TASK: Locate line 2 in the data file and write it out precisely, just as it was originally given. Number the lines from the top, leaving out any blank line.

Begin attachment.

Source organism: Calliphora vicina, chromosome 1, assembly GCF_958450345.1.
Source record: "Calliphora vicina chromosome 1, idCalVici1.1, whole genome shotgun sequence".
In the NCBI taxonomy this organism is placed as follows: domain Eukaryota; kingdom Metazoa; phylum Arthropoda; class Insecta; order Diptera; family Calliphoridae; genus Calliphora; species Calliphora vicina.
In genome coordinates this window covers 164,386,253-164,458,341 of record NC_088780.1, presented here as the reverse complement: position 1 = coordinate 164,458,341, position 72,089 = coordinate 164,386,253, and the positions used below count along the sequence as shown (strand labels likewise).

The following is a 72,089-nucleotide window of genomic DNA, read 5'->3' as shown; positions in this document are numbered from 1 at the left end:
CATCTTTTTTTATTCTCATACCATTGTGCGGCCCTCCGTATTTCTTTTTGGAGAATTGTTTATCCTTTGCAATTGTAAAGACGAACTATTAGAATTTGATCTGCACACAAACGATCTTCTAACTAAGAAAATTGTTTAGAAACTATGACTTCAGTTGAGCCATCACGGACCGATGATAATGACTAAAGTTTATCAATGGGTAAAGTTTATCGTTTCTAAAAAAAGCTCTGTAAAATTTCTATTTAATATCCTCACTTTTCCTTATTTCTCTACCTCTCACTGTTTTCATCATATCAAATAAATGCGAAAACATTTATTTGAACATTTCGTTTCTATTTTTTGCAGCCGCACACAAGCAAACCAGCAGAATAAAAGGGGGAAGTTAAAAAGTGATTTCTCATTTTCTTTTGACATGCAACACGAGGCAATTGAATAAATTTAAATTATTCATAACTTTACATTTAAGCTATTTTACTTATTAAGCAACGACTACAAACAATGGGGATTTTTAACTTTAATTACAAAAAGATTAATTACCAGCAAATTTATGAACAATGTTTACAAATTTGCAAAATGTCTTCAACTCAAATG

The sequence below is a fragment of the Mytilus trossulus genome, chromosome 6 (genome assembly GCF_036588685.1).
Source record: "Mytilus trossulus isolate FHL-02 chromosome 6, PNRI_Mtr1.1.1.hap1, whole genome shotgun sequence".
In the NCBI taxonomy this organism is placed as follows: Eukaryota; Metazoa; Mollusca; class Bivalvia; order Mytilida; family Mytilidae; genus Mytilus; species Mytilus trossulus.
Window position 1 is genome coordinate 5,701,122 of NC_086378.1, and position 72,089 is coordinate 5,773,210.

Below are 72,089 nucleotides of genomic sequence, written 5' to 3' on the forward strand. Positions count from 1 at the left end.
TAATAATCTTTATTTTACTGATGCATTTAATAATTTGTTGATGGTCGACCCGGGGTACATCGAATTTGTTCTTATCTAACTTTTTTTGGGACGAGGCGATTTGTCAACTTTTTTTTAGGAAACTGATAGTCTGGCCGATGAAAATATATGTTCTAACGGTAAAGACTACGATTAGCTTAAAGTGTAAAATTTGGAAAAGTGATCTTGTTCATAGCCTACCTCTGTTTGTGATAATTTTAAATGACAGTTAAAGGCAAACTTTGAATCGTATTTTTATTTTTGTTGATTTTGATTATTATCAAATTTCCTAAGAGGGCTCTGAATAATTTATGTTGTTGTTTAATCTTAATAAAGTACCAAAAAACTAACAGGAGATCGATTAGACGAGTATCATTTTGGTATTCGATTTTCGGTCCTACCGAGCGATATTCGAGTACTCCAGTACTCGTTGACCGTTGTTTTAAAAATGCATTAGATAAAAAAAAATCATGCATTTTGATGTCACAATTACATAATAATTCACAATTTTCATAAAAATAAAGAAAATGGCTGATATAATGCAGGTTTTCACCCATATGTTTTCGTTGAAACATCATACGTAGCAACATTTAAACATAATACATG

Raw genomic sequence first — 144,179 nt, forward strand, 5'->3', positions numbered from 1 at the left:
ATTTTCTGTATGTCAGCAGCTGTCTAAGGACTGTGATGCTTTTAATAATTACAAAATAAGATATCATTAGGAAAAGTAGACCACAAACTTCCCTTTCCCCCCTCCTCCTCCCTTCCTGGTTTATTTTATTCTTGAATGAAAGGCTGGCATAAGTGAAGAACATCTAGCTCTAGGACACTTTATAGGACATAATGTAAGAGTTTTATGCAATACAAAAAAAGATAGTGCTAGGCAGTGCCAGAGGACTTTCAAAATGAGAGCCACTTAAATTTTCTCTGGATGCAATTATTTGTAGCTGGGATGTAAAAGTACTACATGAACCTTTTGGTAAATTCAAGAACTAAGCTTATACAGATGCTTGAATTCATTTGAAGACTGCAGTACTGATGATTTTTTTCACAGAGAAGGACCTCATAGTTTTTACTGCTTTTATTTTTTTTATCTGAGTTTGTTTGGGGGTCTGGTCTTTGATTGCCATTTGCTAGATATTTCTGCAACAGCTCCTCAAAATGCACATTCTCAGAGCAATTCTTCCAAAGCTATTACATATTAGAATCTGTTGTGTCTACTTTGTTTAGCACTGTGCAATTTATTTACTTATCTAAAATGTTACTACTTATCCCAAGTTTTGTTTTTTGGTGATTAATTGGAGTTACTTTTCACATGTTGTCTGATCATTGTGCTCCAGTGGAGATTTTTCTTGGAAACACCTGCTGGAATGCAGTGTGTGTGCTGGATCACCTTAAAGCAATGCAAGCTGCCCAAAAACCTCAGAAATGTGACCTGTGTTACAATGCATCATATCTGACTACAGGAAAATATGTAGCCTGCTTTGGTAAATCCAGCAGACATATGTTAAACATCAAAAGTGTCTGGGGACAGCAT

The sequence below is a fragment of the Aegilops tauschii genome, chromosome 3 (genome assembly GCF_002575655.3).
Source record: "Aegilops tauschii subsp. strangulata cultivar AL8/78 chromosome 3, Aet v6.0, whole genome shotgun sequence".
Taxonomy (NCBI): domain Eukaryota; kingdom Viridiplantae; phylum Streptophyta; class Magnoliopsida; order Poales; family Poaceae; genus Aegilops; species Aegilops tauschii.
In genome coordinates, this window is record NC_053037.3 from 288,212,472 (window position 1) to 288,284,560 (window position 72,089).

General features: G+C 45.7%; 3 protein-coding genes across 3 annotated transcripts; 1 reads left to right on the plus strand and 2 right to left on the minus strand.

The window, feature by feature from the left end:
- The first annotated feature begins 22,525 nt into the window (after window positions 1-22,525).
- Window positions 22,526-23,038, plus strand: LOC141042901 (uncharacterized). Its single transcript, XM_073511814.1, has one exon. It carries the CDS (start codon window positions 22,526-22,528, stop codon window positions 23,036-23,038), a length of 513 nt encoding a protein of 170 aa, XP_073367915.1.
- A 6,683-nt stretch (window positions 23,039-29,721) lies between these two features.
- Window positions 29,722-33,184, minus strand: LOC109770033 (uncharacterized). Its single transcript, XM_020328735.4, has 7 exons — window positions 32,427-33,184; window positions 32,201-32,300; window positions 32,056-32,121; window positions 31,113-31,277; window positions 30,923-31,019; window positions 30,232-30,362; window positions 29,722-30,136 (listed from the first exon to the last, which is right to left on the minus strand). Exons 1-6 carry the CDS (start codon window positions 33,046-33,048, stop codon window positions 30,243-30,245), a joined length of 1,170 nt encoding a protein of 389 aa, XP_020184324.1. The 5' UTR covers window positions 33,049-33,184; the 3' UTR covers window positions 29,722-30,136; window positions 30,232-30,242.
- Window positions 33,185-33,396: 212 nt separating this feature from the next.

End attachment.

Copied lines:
Source record: "Calliphora vicina chromosome 1, idCalVici1.1, whole genome shotgun sequence".